Kizuki Ramen & Izakaya and the Japanese Culture Center (JCC) will host the first year of this new annual Japanese Festival in Chicago on Saturday, September 29 and Sunday, September 30. The authentic Japanese festival will be held in NEWCITY Plaza in the heart of Lincoln Park. About 10,000 attendees are expected over two afternoons to celebrate the Japanese culture with authentic food, drink and performances. The 60,000 square foot outdoor event will feature more than 30 vendors and over 10 performances.
The Chicago Japanese Matsuri will offer free admission, as well as food and drink tickets for purchase. 100-percent of the proceeds will benefit the JCC and Japanese Arts Foundation (JAF). The donations will be used for the redevelopment and expansion of the JCC’s Lakeview facility. The JCC hopes to add a gallery, performance space, artist residences, studies programs, public programs and classes, and more.
All of the food at the festival will be provided by Kizuki Ramen & Izakaya. Drink options will include beer from Sapporo, sake, soda, iced tea and water. There will be sake available from 6 different breweries including Tedorigawa Brewery, which was featured in the Netflix documentary The Birth of Saké. Authentic Japanese food created by festival organizer and chef/owner Kevin Yu and his team will include the following:
- Chicken Karaage on a Stick (Japanese fried chicken on a stick with spicy mayo sauce and seaweed powder)
- Takoyaki on a Stick (Japanese octopus dumpling on a stick with seaweed powder, Japanese mayo and okonoimyaki sauce)
- Potato Croquette (Japanese fried potato cake)
- Gyoza (Japanese potstickers)
- Pork Chashu Don (slow cooked Japanese pork over rice)
- Gyudon (slow cooked Japanese beef over rice)
- Japanese Chicken Wings (Japanese-style chicken wings with honey lemon dressing or Tokyo buffalo sauce)
- Hiyashi Chuka (Japanese-style chill noodle with sesame dressing)
- Edamame (Japanese soy bean)
- Spinach Gomae (Japanese-style chill spinach with sesame sauce)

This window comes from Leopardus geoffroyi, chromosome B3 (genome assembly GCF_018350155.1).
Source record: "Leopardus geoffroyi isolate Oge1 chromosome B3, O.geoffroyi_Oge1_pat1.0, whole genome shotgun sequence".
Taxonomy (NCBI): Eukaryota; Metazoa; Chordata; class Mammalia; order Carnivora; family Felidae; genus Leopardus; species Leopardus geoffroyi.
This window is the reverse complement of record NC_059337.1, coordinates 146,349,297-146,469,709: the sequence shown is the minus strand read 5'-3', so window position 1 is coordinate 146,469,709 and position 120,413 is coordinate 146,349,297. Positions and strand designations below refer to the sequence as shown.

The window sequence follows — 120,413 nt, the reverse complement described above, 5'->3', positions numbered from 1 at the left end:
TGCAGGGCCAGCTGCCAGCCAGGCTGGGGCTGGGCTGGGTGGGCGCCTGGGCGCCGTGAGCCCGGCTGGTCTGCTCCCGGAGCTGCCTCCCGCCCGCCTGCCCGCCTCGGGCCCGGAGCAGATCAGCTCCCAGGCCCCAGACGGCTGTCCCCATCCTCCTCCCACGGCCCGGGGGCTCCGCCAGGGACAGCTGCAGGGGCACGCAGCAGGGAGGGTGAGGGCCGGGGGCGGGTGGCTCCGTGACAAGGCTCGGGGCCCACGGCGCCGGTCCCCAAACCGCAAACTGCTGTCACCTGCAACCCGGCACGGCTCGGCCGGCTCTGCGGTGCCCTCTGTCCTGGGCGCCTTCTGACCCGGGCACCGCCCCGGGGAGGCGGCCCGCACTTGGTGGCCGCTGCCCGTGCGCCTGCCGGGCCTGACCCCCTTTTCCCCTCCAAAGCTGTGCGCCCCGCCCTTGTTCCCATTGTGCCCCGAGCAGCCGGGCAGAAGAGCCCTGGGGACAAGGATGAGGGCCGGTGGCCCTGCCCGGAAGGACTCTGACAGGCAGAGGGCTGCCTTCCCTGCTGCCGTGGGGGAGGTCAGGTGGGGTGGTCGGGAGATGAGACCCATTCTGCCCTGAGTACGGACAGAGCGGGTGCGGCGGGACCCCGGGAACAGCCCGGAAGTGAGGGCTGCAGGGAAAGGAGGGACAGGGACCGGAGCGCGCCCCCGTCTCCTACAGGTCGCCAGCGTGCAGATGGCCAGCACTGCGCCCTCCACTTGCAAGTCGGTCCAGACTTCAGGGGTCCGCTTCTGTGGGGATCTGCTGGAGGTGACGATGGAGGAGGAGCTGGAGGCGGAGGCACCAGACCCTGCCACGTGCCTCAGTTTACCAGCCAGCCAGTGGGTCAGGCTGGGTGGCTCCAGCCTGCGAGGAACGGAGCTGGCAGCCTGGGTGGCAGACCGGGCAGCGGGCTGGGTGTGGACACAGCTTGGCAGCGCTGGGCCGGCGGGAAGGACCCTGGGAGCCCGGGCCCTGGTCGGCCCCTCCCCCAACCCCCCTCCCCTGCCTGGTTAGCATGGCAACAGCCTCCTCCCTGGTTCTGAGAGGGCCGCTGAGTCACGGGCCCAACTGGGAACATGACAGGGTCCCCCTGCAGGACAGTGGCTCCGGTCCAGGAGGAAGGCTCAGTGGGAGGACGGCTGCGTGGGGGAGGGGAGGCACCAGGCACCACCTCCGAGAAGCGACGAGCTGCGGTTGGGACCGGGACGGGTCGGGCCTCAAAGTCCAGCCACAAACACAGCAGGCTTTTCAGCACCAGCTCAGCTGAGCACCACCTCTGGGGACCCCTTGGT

- And more…
Confirmed festival performances and activities organized the by the Japanese Culture Center will include large scale Shodo (Japanese Calligraphy), Aikido (Japanese martial art), large scale Japanese ink painting demonstrations, a Japanese street fashion show, cosplay competition, Iaido (Japanese swordsmanship), Shubukai Japanese dance performances, BATSU! (Japanese comedy act), Itasha car displays and more.
To gear up for the event, Chicago Japanese Matsuri has partnered with Do312 for a $50 festival food and drink ticket giveaway. Patrons can enter at http://do312.com/
11 a.m. to 5 p.m.
WHERE: NEWCITY Plaza
1457 N Halsted St
Chicago, IL 60642
Garage parking available
Garage parking available
COST: Food and Drink Tickets:
-$2: 1 ticket
-$20: 12 tickets
-$40: 25 tickets
ABOUT KIZUKI RAMEN & IZAKAYA
Founded in 2003 in Japan, Kookai Ramen grew to over 20 locations in Tokyo and was then brought over to the United States in 2012 as Kukai Ramen & Izakaya. In order to achieve greater flexibility in entering upcoming new markets, the brand name was later changed to Kizuki Ramen & Izakaya in December 2015. For more information about the name change, visit http://www.kukai-ramen.com/
chgname.html. Kizuki currently has four locations in the Pacific Northwest including three in Washington and one in Oregon. The Wicker Park restaurant is the first Midwest location for Kizuki, which aims to provide Chicagoans with a taste of authentic Japanese ramen without having to fly to Tokyo for the experience.
ABOUT THE JAPANESE CULTURE CENTER
The Japanese Culture Center was established in 1977 in Chicago by Aikido Shihan (Teacher of Teachers) and Zen Master Fumio Toyoda to make some of the martial arts, crafts, and philosophical riches of Japan available to the public. Today the JCC continues this tradition, offering classes in over a dozen martial and cultural arts. The Center is not a museum where lifeless objects are displayed; it is a school where living skills are passed on person to person from generation to generation. You become an active participant in arts that have been around for hundreds, if not thousands of years.